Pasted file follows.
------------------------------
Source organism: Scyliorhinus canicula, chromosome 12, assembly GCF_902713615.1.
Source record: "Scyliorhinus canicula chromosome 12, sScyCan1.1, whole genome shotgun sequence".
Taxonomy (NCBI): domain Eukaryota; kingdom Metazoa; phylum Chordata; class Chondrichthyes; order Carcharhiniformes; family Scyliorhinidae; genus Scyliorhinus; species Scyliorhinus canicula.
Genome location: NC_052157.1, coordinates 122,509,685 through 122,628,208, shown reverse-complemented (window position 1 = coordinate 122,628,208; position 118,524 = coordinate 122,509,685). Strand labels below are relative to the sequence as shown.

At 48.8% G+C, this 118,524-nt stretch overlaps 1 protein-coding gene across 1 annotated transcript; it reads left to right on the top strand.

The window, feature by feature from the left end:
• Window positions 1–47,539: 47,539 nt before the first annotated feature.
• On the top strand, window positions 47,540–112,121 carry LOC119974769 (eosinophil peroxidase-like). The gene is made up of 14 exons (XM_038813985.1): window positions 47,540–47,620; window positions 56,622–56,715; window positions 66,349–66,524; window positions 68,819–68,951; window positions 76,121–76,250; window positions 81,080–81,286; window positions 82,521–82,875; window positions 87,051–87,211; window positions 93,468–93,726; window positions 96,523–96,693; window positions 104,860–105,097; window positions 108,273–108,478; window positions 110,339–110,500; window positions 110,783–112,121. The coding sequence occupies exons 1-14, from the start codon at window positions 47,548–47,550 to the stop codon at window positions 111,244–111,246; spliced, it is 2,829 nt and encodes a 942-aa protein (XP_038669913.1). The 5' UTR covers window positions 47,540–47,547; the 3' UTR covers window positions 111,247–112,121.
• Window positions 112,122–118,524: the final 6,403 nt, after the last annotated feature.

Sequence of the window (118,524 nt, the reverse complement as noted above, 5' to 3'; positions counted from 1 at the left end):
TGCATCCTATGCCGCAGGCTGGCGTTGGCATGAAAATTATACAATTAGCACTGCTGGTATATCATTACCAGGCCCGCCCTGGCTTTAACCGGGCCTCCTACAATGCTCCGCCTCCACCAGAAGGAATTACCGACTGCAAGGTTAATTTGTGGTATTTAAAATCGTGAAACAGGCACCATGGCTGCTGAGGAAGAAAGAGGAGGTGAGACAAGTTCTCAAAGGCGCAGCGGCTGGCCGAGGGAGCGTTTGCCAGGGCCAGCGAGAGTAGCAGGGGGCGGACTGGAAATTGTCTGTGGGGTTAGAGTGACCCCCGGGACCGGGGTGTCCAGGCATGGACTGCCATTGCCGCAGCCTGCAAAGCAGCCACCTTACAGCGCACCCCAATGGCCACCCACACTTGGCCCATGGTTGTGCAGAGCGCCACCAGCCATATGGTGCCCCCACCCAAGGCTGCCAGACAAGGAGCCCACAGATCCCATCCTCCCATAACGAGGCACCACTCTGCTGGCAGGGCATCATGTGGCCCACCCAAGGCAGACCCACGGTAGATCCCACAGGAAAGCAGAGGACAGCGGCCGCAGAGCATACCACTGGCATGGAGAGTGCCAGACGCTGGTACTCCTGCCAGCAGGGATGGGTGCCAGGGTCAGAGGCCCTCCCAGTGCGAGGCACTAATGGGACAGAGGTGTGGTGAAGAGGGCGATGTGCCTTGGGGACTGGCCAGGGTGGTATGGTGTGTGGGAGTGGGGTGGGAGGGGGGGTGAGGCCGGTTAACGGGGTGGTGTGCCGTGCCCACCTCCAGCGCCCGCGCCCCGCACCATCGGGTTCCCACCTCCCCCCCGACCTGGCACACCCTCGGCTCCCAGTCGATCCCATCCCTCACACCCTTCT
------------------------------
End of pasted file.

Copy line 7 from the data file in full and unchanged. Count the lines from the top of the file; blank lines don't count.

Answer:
• Window positions 1–47,539: 47,539 nt before the first annotated feature.